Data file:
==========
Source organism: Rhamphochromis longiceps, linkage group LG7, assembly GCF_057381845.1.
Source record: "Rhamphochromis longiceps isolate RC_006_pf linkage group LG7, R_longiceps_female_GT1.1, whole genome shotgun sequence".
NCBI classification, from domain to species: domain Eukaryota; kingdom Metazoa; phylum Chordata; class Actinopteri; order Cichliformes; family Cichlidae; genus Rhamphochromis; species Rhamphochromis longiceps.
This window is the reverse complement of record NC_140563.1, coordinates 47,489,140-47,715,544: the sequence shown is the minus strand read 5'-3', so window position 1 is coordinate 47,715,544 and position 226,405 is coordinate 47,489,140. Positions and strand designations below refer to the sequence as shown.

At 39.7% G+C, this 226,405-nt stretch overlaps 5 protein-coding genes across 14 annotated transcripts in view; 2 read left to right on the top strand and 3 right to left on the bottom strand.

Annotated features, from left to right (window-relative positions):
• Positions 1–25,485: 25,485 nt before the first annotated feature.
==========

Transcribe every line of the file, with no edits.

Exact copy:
Source organism: Rhamphochromis longiceps, linkage group LG7, assembly GCF_057381845.1.
Source record: "Rhamphochromis longiceps isolate RC_006_pf linkage group LG7, R_longiceps_female_GT1.1, whole genome shotgun sequence".
NCBI classification, from domain to species: domain Eukaryota; kingdom Metazoa; phylum Chordata; class Actinopteri; order Cichliformes; family Cichlidae; genus Rhamphochromis; species Rhamphochromis longiceps.
This window is the reverse complement of record NC_140563.1, coordinates 47,489,140-47,715,544: the sequence shown is the minus strand read 5'-3', so window position 1 is coordinate 47,715,544 and position 226,405 is coordinate 47,489,140. Positions and strand designations below refer to the sequence as shown.

At 39.7% G+C, this 226,405-nt stretch overlaps 5 protein-coding genes across 14 annotated transcripts in view; 2 read left to right on the top strand and 3 right to left on the bottom strand.

Annotated features, from left to right (window-relative positions):
• Positions 1–25,485: 25,485 nt before the first annotated feature.